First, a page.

Disaster stuck this week as my Nexus 7 tablet encountered a problem where I can’t even turn it out without the loading screen looping for ever and eternity. It is only a small problem in the grand scheme of things, but it makes me realise that we haven’t had any major Red Ring of Death scenarios with the new consoles just yet. They’ve been out for a few months now, but they seem to have avoided any mass plague of hardware issues. I think that is something for the games industry to be proud of.
While you ponder the horrors of the Red Ring of Death, why not hit the break and check out the latest Our Week in Games…
First up, I would like to introduce Talat Kazim, or T-Kaz, an aspiring writer who we might be seeing a little bit more of over the coming weeks.
Onto my week in games, well a lot of time was spent with the remake of retro classic, Strider which I delivered my Verdict on yesterday. Elsewhere though, I’ve been diving further down the RPG barrel by checking out Blackguards from Daedalic, who you might remember from the Deponia series of adventure games. Blackguards though is a turn-based RPG, one that I’m not quite sure of just yet. I’ll be aiming to get some more time with it this week or next to deliver my Verdict.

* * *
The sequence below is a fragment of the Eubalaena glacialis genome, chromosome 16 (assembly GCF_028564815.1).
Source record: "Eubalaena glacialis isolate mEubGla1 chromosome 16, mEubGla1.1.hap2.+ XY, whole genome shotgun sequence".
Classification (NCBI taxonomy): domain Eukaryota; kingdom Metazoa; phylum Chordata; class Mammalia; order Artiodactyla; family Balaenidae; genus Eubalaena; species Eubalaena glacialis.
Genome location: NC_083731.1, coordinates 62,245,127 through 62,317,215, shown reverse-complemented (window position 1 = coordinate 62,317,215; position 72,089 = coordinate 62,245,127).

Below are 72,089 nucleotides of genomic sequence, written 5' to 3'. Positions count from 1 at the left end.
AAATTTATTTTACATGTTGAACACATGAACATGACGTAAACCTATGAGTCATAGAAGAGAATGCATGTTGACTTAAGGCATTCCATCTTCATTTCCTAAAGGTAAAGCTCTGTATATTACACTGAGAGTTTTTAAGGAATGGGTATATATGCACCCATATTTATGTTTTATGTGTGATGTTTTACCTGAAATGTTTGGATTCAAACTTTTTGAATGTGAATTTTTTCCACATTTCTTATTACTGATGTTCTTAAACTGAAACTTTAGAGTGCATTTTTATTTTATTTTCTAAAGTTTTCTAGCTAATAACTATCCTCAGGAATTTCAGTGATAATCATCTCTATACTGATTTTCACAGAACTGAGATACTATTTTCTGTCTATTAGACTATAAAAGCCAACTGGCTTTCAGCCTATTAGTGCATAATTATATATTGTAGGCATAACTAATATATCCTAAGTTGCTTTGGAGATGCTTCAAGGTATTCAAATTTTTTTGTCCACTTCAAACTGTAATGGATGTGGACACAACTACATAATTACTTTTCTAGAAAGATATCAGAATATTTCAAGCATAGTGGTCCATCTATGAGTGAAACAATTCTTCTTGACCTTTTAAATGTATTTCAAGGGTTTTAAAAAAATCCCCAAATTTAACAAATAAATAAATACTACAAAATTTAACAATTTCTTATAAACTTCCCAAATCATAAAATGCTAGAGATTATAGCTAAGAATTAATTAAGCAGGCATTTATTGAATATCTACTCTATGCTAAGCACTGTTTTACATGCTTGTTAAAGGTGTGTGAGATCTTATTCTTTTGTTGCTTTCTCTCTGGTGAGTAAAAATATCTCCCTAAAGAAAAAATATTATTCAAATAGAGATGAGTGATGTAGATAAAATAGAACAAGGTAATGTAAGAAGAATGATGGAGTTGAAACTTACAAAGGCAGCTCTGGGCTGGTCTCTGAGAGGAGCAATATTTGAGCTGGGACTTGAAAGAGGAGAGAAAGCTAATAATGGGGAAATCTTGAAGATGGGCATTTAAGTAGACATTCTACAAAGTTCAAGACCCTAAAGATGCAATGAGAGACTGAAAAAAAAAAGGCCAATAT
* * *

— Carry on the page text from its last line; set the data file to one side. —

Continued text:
I’ve also been spending some time with Diablo 3, I picked up my Demon Hunter (who I hadn’t seen for nearly two years) near the end of Chapter IV, and after a few hours of solid demon-slaying, I completed the game for the first time on Saturday. With the upcoming release of Reaper of Souls, I do plan to get back into the swing of things. That does mean I won’t really have time for Thief which I bought this past week and have yet to play, while I still want to play more Halo 4 and I’ve also got a desire to play Mass Effect once more. I need Bernard’s Watch…